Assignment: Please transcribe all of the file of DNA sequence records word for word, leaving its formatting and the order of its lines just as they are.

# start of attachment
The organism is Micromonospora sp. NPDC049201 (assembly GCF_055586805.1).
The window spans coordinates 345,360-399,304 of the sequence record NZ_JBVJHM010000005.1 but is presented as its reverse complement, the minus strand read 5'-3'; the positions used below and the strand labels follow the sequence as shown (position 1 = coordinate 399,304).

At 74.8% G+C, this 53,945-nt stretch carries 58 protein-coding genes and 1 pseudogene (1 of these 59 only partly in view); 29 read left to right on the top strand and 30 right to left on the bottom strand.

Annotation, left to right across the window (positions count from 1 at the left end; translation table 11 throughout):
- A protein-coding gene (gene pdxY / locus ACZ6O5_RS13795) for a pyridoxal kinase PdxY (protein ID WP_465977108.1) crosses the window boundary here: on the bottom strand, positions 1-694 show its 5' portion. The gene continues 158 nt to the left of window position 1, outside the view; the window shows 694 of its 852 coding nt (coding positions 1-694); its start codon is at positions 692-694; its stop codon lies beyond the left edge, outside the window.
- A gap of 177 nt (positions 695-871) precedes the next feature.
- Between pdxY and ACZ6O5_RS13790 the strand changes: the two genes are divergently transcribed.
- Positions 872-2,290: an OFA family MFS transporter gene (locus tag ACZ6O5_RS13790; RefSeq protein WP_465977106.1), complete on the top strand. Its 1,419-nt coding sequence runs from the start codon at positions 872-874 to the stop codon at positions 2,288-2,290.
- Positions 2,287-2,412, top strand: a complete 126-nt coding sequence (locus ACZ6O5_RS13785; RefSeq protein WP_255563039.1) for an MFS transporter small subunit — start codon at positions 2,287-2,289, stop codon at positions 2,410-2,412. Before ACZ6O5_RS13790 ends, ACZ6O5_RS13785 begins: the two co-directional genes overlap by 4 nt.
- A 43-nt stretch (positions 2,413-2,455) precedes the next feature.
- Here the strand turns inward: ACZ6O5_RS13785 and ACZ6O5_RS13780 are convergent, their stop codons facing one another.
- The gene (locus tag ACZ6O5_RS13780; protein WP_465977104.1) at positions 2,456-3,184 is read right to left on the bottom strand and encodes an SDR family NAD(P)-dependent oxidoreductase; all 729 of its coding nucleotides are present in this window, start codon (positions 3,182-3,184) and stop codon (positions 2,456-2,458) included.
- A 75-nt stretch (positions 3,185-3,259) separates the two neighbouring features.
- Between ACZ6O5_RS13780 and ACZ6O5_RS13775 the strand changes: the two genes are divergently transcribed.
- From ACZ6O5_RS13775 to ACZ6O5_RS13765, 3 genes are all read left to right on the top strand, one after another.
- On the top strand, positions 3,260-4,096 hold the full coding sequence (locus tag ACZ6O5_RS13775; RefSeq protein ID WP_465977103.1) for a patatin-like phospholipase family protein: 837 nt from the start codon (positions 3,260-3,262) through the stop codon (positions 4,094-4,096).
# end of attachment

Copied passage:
The organism is Micromonospora sp. NPDC049201 (assembly GCF_055586805.1).
The window spans coordinates 345,360-399,304 of the sequence record NZ_JBVJHM010000005.1 but is presented as its reverse complement, the minus strand read 5'-3'; the positions used below and the strand labels follow the sequence as shown (position 1 = coordinate 399,304).

At 74.8% G+C, this 53,945-nt stretch carries 58 protein-coding genes and 1 pseudogene (1 of these 59 only partly in view); 29 read left to right on the top strand and 30 right to left on the bottom strand.

Annotation, left to right across the window (positions count from 1 at the left end; translation table 11 throughout):
- A protein-coding gene (gene pdxY / locus ACZ6O5_RS13795) for a pyridoxal kinase PdxY (protein ID WP_465977108.1) crosses the window boundary here: on the bottom strand, positions 1-694 show its 5' portion. The gene continues 158 nt to the left of window position 1, outside the view; the window shows 694 of its 852 coding nt (coding positions 1-694); its start codon is at positions 692-694; its stop codon lies beyond the left edge, outside the window.
- A gap of 177 nt (positions 695-871) precedes the next feature.
- Between pdxY and ACZ6O5_RS13790 the strand changes: the two genes are divergently transcribed.
- Positions 872-2,290: an OFA family MFS transporter gene (locus tag ACZ6O5_RS13790; RefSeq protein WP_465977106.1), complete on the top strand. Its 1,419-nt coding sequence runs from the start codon at positions 872-874 to the stop codon at positions 2,288-2,290.
- Positions 2,287-2,412, top strand: a complete 126-nt coding sequence (locus ACZ6O5_RS13785; RefSeq protein WP_255563039.1) for an MFS transporter small subunit — start codon at positions 2,287-2,289, stop codon at positions 2,410-2,412. Before ACZ6O5_RS13790 ends, ACZ6O5_RS13785 begins: the two co-directional genes overlap by 4 nt.
- A 43-nt stretch (positions 2,413-2,455) precedes the next feature.
- Here the strand turns inward: ACZ6O5_RS13785 and ACZ6O5_RS13780 are convergent, their stop codons facing one another.
- The gene (locus tag ACZ6O5_RS13780; protein WP_465977104.1) at positions 2,456-3,184 is read right to left on the bottom strand and encodes an SDR family NAD(P)-dependent oxidoreductase; all 729 of its coding nucleotides are present in this window, start codon (positions 3,182-3,184) and stop codon (positions 2,456-2,458) included.
- A 75-nt stretch (positions 3,185-3,259) separates the two neighbouring features.
- Between ACZ6O5_RS13780 and ACZ6O5_RS13775 the strand changes: the two genes are divergently transcribed.
- From ACZ6O5_RS13775 to ACZ6O5_RS13765, 3 genes are all read left to right on the top strand, one after another.
- On the top strand, positions 3,260-4,096 hold the full coding sequence (locus tag ACZ6O5_RS13775; RefSeq protein ID WP_465977103.1) for a patatin-like phospholipase family protein: 837 nt from the start codon (positions 3,260-3,262) through the stop codon (positions 4,094-4,096).